Administrators at Evanston’s two school districts expressed surprise Tuesday at a New York Times article Monday that proclaimed an impending teacher shortage across America.

During the recession, the article stated, a number of teachers were laid off, and as the economy recovered, college students were avoiding the education field when choosing their majors.

While the problem was particularly acute in California, according to the article, where the number of people entering teacher preparation programs dropped by more than 55 percent from 2008 to 2012, nationally the drop was 30 percent from 2010 to 2014.

But John Price, assistant superintendent of schools for Evanston/Skokie District 65, and his counterpart at Evanston Township High School District 202, Peter Bavis, assistant superintendent for curriculum and instruction, told Evanston Now that neither district has experienced difficulty in attracting teachers.

“We haven’t noticed any change in our ability to hire the teachers we need,” said Price.

His sentiments were echoed by Bavis, who noted that with the exception of hiring teachers in the specialized sciences, such as physics, “which has always been a challenge,” any opening at ETHS is met with an abundance of applicants.

The Times article cited Louisville, Nashville, Oklahoma City, Providence, and Charlotte as cities having difficulty filling teacher vacancies in their schools.

Charles Bartling

A resident of Evanston since 1975, Chuck Bartling holds a master’s degree in journalism from Northwestern University and has extensive experience as a reporter and editor for daily newspapers, radio...

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  1. Then pay too high ?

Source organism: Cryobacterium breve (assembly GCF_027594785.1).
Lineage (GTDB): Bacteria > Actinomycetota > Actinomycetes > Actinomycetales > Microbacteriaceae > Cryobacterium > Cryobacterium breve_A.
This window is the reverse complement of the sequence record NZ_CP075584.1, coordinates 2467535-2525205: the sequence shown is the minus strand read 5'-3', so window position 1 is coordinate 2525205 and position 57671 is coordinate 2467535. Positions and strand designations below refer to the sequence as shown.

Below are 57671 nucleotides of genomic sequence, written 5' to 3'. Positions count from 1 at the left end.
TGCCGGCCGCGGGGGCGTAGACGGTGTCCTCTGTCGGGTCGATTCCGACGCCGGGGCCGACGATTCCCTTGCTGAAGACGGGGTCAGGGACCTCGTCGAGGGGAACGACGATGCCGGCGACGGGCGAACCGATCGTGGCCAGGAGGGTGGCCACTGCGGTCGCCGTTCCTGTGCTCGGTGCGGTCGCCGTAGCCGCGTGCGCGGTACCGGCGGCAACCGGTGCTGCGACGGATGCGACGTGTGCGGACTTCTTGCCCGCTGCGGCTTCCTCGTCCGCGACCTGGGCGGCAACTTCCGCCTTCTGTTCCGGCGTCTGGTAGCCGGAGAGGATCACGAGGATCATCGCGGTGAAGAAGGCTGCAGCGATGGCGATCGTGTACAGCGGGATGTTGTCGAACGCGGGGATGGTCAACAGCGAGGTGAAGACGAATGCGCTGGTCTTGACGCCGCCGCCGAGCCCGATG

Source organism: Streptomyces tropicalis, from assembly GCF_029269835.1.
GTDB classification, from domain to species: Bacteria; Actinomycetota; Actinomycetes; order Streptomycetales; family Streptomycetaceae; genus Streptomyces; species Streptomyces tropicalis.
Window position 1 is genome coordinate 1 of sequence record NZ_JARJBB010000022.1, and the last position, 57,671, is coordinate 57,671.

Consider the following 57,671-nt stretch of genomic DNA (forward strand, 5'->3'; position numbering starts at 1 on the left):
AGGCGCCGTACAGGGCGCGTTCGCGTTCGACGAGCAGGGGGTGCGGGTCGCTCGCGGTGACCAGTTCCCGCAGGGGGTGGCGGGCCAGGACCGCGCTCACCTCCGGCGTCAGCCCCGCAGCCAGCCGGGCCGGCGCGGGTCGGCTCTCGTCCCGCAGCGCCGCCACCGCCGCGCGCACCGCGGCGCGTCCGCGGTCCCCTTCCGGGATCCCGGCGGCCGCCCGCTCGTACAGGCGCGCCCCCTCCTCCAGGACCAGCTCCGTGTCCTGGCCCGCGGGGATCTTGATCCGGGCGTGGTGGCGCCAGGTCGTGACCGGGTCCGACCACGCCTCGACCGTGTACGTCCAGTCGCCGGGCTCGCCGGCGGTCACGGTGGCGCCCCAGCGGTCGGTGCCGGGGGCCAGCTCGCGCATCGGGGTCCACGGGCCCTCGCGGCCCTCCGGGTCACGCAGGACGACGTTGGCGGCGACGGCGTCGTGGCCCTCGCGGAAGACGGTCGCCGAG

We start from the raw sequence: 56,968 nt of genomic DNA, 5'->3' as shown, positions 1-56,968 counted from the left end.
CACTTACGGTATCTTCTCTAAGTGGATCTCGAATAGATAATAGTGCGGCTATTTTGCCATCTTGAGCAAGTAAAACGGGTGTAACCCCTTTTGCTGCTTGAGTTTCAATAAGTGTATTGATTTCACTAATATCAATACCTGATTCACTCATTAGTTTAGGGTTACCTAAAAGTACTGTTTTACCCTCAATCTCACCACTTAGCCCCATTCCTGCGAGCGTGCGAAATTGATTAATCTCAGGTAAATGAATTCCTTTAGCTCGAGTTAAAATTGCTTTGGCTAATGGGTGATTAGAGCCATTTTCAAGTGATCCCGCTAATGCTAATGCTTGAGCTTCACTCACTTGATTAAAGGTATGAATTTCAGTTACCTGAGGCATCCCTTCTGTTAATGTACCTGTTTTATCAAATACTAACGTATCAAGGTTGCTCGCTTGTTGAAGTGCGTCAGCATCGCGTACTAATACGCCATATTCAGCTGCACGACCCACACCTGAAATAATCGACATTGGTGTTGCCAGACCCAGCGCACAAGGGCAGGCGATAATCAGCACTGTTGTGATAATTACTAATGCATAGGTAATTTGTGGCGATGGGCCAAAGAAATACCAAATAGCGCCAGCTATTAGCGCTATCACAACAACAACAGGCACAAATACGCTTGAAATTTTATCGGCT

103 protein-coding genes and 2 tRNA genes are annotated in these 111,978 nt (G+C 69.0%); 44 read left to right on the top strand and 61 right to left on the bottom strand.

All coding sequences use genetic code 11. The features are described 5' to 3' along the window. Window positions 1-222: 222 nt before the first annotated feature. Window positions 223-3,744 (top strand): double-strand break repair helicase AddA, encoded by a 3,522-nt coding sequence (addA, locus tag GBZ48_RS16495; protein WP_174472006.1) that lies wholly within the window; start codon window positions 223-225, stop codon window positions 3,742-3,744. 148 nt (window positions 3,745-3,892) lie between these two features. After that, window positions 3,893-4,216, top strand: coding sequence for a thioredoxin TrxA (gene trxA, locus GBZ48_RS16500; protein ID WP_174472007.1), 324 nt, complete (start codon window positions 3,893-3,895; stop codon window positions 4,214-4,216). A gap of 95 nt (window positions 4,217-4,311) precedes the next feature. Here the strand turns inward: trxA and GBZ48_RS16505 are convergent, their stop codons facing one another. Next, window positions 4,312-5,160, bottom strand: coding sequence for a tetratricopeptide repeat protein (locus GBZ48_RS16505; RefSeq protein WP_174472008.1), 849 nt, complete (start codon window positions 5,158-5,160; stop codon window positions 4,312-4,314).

If the supply in a profession is off from the required level + a margin then the pay is probably too high or low.
    If you need X teachers and considering cost of training, searching/hiring process, etc. then it tells you sometime about wages/benefits.
    Lets say those extra cost are 10% of salary. If 110% of current qualified applications for the jobs are available, then pay/benefits are probably too high.
    Likewise, with different ‘margins’ if you can’t find enough teachers, wage/benefits are probably too low.

    1. Probably too high
      The starting salary in D65 is $47,161 (according to job postings) for 180 days of work. Assuming that most workers who are employed full-time work 240 days, the D65 starting salary for someone with a bachelor’s degree and no experience is the equivalent of almost $63,000 per year.

      I am not sure that even new STEM grads are being paid so well to start.

      1. You’re kidding, right?

        You cannot use equivalence, unless you've tried being a teacher yourself. I'm not a teacher, but I'm married to one and they easily work 12 hours a day during the regular school year. Have you ever took time after work to grade papers and write up new lesson plans every day? not to mention do some more lesson planning during the summer when you're not officially on the clock? 

        Plus have you been keeping up with the economy at all? Inflation has been soaring to new highs and yet most teacher pay has been stagnant for many years. 

      2. Teacher income is not the problem